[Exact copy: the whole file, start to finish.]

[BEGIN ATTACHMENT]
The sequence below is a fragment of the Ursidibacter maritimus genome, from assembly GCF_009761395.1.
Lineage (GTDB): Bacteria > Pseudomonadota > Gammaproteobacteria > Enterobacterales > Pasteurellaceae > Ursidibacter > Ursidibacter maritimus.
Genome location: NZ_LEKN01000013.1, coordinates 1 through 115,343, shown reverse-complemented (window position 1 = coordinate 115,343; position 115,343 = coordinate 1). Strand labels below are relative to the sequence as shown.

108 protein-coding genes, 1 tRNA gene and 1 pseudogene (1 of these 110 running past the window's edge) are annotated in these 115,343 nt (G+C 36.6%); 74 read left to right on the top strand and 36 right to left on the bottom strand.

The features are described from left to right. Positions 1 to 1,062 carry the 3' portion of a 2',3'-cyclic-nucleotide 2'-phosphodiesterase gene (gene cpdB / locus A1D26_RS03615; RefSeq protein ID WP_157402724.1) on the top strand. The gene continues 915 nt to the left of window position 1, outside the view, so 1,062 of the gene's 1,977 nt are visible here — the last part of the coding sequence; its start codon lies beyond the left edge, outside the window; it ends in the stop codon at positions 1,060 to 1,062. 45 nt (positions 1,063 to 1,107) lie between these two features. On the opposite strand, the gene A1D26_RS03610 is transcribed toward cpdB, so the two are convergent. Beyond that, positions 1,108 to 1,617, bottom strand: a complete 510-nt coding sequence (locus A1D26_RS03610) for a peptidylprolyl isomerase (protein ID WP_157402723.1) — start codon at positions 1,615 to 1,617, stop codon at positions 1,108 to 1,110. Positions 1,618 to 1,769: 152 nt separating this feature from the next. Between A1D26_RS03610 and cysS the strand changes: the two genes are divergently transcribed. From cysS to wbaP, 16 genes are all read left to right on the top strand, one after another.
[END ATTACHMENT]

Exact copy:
The sequence below is a fragment of the Ursidibacter maritimus genome, from assembly GCF_009761395.1.
Lineage (GTDB): Bacteria > Pseudomonadota > Gammaproteobacteria > Enterobacterales > Pasteurellaceae > Ursidibacter > Ursidibacter maritimus.
Genome location: NZ_LEKN01000013.1, coordinates 1 through 115,343, shown reverse-complemented (window position 1 = coordinate 115,343; position 115,343 = coordinate 1). Strand labels below are relative to the sequence as shown.

108 protein-coding genes, 1 tRNA gene and 1 pseudogene (1 of these 110 running past the window's edge) are annotated in these 115,343 nt (G+C 36.6%); 74 read left to right on the top strand and 36 right to left on the bottom strand.

The features are described from left to right. Positions 1 to 1,062 carry the 3' portion of a 2',3'-cyclic-nucleotide 2'-phosphodiesterase gene (gene cpdB / locus A1D26_RS03615; RefSeq protein ID WP_157402724.1) on the top strand. The gene continues 915 nt to the left of window position 1, outside the view, so 1,062 of the gene's 1,977 nt are visible here — the last part of the coding sequence; its start codon lies beyond the left edge, outside the window; it ends in the stop codon at positions 1,060 to 1,062. 45 nt (positions 1,063 to 1,107) lie between these two features. On the opposite strand, the gene A1D26_RS03610 is transcribed toward cpdB, so the two are convergent. Beyond that, positions 1,108 to 1,617, bottom strand: a complete 510-nt coding sequence (locus A1D26_RS03610) for a peptidylprolyl isomerase (protein ID WP_157402723.1) — start codon at positions 1,615 to 1,617, stop codon at positions 1,108 to 1,110. Positions 1,618 to 1,769: 152 nt separating this feature from the next. Between A1D26_RS03610 and cysS the strand changes: the two genes are divergently transcribed. From cysS to wbaP, 16 genes are all read left to right on the top strand, one after another.